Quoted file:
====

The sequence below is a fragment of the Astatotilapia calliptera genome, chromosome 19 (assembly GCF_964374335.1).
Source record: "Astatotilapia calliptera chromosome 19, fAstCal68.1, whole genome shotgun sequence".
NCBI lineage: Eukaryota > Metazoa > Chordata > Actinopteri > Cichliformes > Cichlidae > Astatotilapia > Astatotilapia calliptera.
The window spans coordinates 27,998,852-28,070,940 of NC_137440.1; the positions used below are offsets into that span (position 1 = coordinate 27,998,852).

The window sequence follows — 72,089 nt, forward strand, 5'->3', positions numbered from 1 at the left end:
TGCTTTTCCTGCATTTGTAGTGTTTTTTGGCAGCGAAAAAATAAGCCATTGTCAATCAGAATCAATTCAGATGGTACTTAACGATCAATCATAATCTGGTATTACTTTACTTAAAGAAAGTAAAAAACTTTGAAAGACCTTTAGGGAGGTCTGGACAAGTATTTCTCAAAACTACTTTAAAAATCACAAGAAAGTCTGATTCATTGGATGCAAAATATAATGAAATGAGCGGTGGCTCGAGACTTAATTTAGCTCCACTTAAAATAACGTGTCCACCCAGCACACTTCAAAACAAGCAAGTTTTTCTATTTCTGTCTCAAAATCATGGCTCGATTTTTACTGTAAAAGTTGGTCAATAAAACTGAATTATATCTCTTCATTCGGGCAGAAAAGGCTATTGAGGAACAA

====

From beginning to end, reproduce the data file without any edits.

The sequence below is a fragment of the Astatotilapia calliptera genome, chromosome 19 (assembly GCF_964374335.1).
Source record: "Astatotilapia calliptera chromosome 19, fAstCal68.1, whole genome shotgun sequence".
NCBI lineage: Eukaryota > Metazoa > Chordata > Actinopteri > Cichliformes > Cichlidae > Astatotilapia > Astatotilapia calliptera.
The window spans coordinates 27,998,852-28,070,940 of NC_137440.1; the positions used below are offsets into that span (position 1 = coordinate 27,998,852).

The window sequence follows — 72,089 nt, forward strand, 5'->3', positions numbered from 1 at the left end:
TGCTTTTCCTGCATTTGTAGTGTTTTTTGGCAGCGAAAAAATAAGCCATTGTCAATCAGAATCAATTCAGATGGTACTTAACGATCAATCATAATCTGGTATTACTTTACTTAAAGAAAGTAAAAAACTTTGAAAGACCTTTAGGGAGGTCTGGACAAGTATTTCTCAAAACTACTTTAAAAATCACAAGAAAGTCTGATTCATTGGATGCAAAATATAATGAAATGAGCGGTGGCTCGAGACTTAATTTAGCTCCACTTAAAATAACGTGTCCACCCAGCACACTTCAAAACAAGCAAGTTTTTCTATTTCTGTCTCAAAATCATGGCTCGATTTTTACTGTAAAAGTTGGTCAATAAAACTGAATTATATCTCTTCATTCGGGCAGAAAAGGCTATTGAGGAACAA